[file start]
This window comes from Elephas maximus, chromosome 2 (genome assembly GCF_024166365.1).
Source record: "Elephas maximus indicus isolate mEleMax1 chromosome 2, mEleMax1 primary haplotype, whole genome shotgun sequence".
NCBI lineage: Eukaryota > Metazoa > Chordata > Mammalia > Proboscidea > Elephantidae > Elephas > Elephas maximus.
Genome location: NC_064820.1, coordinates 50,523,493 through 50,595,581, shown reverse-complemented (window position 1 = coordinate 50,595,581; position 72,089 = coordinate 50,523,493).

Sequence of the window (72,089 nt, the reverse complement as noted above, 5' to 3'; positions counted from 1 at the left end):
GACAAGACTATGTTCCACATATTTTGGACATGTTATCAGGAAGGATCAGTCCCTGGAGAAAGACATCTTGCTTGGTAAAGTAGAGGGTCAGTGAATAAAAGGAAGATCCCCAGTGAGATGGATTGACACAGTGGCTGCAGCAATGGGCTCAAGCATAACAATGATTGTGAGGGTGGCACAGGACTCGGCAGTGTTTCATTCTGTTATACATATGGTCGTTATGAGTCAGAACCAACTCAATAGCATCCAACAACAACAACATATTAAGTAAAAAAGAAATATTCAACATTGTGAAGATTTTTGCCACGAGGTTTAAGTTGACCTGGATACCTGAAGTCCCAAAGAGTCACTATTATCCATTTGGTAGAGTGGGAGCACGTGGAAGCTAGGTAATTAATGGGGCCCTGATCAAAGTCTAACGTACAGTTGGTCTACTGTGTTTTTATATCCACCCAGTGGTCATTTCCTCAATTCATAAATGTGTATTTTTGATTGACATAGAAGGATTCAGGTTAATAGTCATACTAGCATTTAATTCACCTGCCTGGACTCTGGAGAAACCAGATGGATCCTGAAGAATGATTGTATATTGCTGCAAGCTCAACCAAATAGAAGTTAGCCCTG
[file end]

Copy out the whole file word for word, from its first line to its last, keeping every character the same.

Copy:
This window comes from Elephas maximus, chromosome 2 (genome assembly GCF_024166365.1).
Source record: "Elephas maximus indicus isolate mEleMax1 chromosome 2, mEleMax1 primary haplotype, whole genome shotgun sequence".
NCBI lineage: Eukaryota > Metazoa > Chordata > Mammalia > Proboscidea > Elephantidae > Elephas > Elephas maximus.
Genome location: NC_064820.1, coordinates 50,523,493 through 50,595,581, shown reverse-complemented (window position 1 = coordinate 50,595,581; position 72,089 = coordinate 50,523,493).

Sequence of the window (72,089 nt, the reverse complement as noted above, 5' to 3'; positions counted from 1 at the left end):
GACAAGACTATGTTCCACATATTTTGGACATGTTATCAGGAAGGATCAGTCCCTGGAGAAAGACATCTTGCTTGGTAAAGTAGAGGGTCAGTGAATAAAAGGAAGATCCCCAGTGAGATGGATTGACACAGTGGCTGCAGCAATGGGCTCAAGCATAACAATGATTGTGAGGGTGGCACAGGACTCGGCAGTGTTTCATTCTGTTATACATATGGTCGTTATGAGTCAGAACCAACTCAATAGCATCCAACAACAACAACATATTAAGTAAAAAAGAAATATTCAACATTGTGAAGATTTTTGCCACGAGGTTTAAGTTGACCTGGATACCTGAAGTCCCAAAGAGTCACTATTATCCATTTGGTAGAGTGGGAGCACGTGGAAGCTAGGTAATTAATGGGGCCCTGATCAAAGTCTAACGTACAGTTGGTCTACTGTGTTTTTATATCCACCCAGTGGTCATTTCCTCAATTCATAAATGTGTATTTTTGATTGACATAGAAGGATTCAGGTTAATAGTCATACTAGCATTTAATTCACCTGCCTGGACTCTGGAGAAACCAGATGGATCCTGAAGAATGATTGTATATTGCTGCAAGCTCAACCAAATAGAAGTTAGCCCTG